Applies to openSUSE Leap 15

4 Introduction to Linux Containers

Linux containers are a lightweight virtualization method to run multiple virtual units (containers) simultaneously on a single host. This is similar to the chroot environment. Containers are isolated with kernel Control Groups (cgroups) and kernel Namespaces.

Containers provide virtualization at the operating system level where the kernel controls the isolated containers. This is unlike full virtualization solutions like Xen or KVM where the processor simulates a complete hardware environment and controls virtual machines.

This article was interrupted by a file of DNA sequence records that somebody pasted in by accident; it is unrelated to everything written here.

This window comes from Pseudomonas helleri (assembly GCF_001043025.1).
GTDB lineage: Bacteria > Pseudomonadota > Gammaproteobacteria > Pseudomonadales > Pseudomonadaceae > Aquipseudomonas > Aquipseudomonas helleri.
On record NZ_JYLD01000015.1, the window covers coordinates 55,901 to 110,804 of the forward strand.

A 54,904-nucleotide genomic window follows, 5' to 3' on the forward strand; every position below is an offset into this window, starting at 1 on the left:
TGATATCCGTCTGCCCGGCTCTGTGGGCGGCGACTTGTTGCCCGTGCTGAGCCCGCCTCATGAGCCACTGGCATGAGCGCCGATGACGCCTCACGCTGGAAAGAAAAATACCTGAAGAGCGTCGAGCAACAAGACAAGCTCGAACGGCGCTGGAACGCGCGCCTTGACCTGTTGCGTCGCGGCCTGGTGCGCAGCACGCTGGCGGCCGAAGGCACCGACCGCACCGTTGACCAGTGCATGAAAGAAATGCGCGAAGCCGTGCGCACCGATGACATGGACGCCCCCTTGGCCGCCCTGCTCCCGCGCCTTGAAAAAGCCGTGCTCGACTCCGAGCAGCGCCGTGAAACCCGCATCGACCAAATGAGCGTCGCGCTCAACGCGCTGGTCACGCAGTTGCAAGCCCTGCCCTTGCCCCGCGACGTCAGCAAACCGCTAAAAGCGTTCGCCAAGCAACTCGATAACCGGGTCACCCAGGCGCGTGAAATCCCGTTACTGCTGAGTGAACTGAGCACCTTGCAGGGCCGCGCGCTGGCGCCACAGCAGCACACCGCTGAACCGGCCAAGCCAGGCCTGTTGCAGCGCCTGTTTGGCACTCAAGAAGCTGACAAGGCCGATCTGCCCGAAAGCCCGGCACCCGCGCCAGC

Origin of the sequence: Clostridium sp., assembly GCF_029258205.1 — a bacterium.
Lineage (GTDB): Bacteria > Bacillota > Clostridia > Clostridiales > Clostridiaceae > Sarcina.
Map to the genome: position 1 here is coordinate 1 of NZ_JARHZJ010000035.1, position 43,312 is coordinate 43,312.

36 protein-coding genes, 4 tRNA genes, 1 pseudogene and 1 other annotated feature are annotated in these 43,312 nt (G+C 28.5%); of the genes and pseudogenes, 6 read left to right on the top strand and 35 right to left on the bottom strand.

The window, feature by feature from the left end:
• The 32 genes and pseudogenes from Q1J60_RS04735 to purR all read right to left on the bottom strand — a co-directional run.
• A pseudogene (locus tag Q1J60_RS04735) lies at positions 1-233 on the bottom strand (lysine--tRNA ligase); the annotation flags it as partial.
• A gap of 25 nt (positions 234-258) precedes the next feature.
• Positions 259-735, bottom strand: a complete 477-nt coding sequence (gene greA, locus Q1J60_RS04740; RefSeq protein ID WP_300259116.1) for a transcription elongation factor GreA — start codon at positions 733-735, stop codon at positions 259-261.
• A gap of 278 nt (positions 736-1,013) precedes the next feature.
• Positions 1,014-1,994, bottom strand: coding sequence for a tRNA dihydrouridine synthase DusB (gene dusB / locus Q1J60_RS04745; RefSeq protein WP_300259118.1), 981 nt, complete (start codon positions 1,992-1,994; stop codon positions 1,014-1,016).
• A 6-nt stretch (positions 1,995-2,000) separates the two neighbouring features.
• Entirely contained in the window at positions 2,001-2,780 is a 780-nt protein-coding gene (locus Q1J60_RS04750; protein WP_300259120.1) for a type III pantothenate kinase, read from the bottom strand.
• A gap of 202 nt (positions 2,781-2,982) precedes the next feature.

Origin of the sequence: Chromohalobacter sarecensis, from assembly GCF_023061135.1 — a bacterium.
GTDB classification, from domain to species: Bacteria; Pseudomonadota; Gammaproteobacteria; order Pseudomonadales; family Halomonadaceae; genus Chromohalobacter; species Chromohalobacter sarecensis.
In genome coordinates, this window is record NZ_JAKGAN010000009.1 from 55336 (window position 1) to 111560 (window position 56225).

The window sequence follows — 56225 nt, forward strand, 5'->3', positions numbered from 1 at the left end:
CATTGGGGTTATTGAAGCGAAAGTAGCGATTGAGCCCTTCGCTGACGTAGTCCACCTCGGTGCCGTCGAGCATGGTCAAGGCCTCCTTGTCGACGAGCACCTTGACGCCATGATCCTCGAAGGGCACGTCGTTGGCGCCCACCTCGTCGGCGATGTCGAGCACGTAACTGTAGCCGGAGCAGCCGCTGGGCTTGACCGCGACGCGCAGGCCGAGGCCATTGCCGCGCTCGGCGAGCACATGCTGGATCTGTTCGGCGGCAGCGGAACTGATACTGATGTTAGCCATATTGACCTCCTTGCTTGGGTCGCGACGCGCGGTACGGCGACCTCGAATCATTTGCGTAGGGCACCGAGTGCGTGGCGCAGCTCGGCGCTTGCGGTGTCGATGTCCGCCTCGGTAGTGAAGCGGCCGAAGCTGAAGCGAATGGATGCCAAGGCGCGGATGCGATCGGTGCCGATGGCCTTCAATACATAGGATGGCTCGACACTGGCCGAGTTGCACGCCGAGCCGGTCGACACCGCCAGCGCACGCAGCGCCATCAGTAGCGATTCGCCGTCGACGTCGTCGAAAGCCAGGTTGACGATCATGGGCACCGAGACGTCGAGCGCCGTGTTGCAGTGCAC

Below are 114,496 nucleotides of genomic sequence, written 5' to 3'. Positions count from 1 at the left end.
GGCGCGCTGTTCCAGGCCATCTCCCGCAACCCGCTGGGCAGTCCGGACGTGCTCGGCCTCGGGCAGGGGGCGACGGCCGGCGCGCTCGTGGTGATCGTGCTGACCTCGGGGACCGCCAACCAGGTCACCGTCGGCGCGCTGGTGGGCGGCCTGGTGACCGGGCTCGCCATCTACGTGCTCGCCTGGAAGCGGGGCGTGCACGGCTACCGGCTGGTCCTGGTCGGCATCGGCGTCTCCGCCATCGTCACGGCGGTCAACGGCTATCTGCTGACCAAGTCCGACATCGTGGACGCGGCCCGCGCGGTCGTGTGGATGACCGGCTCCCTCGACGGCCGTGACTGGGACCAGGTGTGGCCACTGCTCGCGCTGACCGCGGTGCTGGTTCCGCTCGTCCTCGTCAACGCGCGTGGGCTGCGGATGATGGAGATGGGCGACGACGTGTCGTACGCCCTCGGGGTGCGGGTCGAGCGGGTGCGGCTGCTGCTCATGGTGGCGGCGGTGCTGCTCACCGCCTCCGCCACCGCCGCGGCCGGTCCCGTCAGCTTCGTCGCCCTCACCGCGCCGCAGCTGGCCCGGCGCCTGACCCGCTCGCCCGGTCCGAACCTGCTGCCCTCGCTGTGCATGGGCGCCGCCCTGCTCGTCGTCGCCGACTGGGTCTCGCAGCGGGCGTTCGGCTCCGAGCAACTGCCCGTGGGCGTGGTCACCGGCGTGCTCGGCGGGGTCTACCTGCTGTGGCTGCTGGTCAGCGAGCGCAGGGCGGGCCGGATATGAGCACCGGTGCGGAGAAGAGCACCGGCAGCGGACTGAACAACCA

Conceptually, containers can be seen as an improved chroot technique. The difference is that a chroot environment separates only the file system, whereas containers go further and provide resource management and control via cgroups.

Benefits of Containers
  • Isolating applications and operating systems through containers.

  • Providing nearly native performance as container manages allocation of resources in real-time.

  • Controlling network interfaces and applying resources inside containers through cgroups.

Limitations of Containers
  • All containers run inside the host system's kernel and not with a different kernel.

  • Only allows Linux guest operating systems.

  • Security depends on the host system. Container is not secure. If you need a secure system, you can confine it using an AppArmor or SELinux profile.

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